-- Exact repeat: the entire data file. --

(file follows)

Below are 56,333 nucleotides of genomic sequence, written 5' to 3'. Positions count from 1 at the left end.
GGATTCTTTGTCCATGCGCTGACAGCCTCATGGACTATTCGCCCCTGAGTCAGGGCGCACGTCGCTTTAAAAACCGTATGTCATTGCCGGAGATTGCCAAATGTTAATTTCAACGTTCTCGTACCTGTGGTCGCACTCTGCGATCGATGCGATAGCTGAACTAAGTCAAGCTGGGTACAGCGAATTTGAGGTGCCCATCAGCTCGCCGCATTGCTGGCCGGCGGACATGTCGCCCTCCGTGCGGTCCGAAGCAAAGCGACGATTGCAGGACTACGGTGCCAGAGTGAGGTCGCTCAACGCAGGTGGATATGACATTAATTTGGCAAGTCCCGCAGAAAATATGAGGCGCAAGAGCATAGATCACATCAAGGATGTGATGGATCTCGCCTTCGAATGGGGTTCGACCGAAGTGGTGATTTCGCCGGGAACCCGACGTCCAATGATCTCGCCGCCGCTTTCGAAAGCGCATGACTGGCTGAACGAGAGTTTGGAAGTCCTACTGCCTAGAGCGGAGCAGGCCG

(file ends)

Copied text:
Below are 56,333 nucleotides of genomic sequence, written 5' to 3'. Positions count from 1 at the left end.
GGATTCTTTGTCCATGCGCTGACAGCCTCATGGACTATTCGCCCCTGAGTCAGGGCGCACGTCGCTTTAAAAACCGTATGTCATTGCCGGAGATTGCCAAATGTTAATTTCAACGTTCTCGTACCTGTGGTCGCACTCTGCGATCGATGCGATAGCTGAACTAAGTCAAGCTGGGTACAGCGAATTTGAGGTGCCCATCAGCTCGCCGCATTGCTGGCCGGCGGACATGTCGCCCTCCGTGCGGTCCGAAGCAAAGCGACGATTGCAGGACTACGGTGCCAGAGTGAGGTCGCTCAACGCAGGTGGATATGACATTAATTTGGCAAGTCCCGCAGAAAATATGAGGCGCAAGAGCATAGATCACATCAAGGATGTGATGGATCTCGCCTTCGAATGGGGTTCGACCGAAGTGGTGATTTCGCCGGGAACCCGACGTCCAATGATCTCGCCGCCGCTTTCGAAAGCGCATGACTGGCTGAACGAGAGTTTGGAAGTCCTACTGCCTAGAGCGGAGCAGGCCG